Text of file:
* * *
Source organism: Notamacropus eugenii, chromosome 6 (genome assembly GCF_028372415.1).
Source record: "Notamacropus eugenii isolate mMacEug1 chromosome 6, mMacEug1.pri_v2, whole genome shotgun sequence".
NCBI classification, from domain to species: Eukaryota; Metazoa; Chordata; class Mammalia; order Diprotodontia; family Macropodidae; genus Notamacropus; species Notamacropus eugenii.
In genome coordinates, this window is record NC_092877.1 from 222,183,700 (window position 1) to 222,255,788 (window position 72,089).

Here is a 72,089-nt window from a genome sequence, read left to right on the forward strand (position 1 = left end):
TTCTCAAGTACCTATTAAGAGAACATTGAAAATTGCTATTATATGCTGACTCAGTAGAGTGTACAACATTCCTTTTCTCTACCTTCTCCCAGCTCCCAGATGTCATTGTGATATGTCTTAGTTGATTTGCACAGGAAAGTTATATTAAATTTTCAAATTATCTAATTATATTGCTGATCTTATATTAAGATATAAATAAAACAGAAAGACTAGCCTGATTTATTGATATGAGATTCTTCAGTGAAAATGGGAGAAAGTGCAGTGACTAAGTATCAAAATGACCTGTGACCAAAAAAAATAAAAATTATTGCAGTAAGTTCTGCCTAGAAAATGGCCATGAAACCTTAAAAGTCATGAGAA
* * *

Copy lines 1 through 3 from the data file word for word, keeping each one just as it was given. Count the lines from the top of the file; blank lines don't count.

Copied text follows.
Source organism: Notamacropus eugenii, chromosome 6 (genome assembly GCF_028372415.1).
Source record: "Notamacropus eugenii isolate mMacEug1 chromosome 6, mMacEug1.pri_v2, whole genome shotgun sequence".
NCBI classification, from domain to species: Eukaryota; Metazoa; Chordata; class Mammalia; order Diprotodontia; family Macropodidae; genus Notamacropus; species Notamacropus eugenii.